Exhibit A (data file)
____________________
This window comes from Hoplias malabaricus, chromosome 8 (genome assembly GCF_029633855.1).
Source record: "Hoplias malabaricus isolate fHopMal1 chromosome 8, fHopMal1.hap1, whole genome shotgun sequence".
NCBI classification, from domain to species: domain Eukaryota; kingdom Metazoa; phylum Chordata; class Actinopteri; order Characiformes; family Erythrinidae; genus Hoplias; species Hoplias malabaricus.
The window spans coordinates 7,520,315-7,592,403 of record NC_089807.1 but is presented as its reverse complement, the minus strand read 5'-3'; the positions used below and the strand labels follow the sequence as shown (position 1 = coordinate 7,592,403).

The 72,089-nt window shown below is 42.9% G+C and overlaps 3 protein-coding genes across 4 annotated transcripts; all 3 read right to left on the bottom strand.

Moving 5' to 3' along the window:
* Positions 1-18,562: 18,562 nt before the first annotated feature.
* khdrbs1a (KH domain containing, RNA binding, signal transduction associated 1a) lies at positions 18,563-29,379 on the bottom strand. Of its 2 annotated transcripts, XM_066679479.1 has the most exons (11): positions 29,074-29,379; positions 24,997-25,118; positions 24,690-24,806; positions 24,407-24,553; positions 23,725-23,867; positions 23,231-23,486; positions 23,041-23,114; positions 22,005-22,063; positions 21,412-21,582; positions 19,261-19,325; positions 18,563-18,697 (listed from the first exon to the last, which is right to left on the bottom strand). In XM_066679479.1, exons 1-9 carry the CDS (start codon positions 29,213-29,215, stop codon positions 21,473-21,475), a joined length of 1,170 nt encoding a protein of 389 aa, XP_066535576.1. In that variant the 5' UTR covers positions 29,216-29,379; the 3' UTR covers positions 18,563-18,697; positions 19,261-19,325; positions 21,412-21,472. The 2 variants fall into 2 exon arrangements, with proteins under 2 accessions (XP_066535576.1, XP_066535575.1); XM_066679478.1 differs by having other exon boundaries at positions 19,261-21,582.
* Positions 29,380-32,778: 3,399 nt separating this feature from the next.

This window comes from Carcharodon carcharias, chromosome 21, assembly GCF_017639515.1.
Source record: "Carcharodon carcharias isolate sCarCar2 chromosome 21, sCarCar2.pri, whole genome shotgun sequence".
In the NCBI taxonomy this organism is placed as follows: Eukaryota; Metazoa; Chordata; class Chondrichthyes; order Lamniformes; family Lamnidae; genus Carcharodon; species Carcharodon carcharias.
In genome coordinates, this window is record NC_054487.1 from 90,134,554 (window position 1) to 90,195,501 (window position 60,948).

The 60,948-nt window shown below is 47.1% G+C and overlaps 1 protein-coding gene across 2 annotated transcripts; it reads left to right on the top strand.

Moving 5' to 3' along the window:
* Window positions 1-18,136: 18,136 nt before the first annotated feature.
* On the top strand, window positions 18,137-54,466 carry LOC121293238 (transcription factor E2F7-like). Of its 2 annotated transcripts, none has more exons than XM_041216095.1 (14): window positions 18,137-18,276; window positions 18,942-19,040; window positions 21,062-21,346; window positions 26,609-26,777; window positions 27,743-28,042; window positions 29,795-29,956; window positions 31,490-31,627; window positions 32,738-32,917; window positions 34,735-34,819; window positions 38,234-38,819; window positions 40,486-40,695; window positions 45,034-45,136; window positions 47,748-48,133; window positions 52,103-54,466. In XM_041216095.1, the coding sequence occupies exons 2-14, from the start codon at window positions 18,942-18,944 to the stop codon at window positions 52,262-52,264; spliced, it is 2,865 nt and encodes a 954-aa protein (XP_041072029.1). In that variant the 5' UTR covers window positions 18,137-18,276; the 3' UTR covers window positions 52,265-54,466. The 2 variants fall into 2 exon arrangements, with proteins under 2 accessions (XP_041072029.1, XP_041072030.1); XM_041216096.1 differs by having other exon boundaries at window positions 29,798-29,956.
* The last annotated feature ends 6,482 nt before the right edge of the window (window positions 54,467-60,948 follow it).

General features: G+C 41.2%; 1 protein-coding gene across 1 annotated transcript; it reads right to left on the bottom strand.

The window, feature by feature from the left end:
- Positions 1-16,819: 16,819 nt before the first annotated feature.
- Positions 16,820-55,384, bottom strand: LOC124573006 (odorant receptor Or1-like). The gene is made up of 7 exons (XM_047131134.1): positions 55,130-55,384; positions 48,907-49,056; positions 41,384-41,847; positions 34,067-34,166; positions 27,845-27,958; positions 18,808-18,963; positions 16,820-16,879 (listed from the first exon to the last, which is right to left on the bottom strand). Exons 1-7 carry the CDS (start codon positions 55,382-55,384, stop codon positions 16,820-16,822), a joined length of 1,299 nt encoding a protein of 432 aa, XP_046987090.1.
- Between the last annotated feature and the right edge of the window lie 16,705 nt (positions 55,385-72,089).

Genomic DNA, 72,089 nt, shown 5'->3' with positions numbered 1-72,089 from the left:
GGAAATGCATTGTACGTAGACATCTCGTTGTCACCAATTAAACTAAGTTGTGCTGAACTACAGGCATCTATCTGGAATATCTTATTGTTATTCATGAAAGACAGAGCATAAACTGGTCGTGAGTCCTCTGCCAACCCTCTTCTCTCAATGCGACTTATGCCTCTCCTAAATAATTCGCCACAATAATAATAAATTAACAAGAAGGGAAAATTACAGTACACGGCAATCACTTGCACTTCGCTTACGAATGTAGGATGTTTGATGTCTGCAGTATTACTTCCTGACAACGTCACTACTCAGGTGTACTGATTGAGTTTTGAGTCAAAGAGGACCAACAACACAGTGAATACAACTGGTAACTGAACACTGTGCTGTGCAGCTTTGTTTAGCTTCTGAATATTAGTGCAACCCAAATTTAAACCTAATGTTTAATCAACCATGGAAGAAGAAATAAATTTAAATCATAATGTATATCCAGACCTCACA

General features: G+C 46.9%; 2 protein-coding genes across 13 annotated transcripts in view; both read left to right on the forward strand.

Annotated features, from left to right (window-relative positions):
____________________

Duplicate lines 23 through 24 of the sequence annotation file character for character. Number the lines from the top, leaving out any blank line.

- Between the last annotated feature and the right edge of the window lie 16,705 nt (positions 55,385-72,089).

Genomic DNA, 72,089 nt, shown 5'->3' with positions numbered 1-72,089 from the left: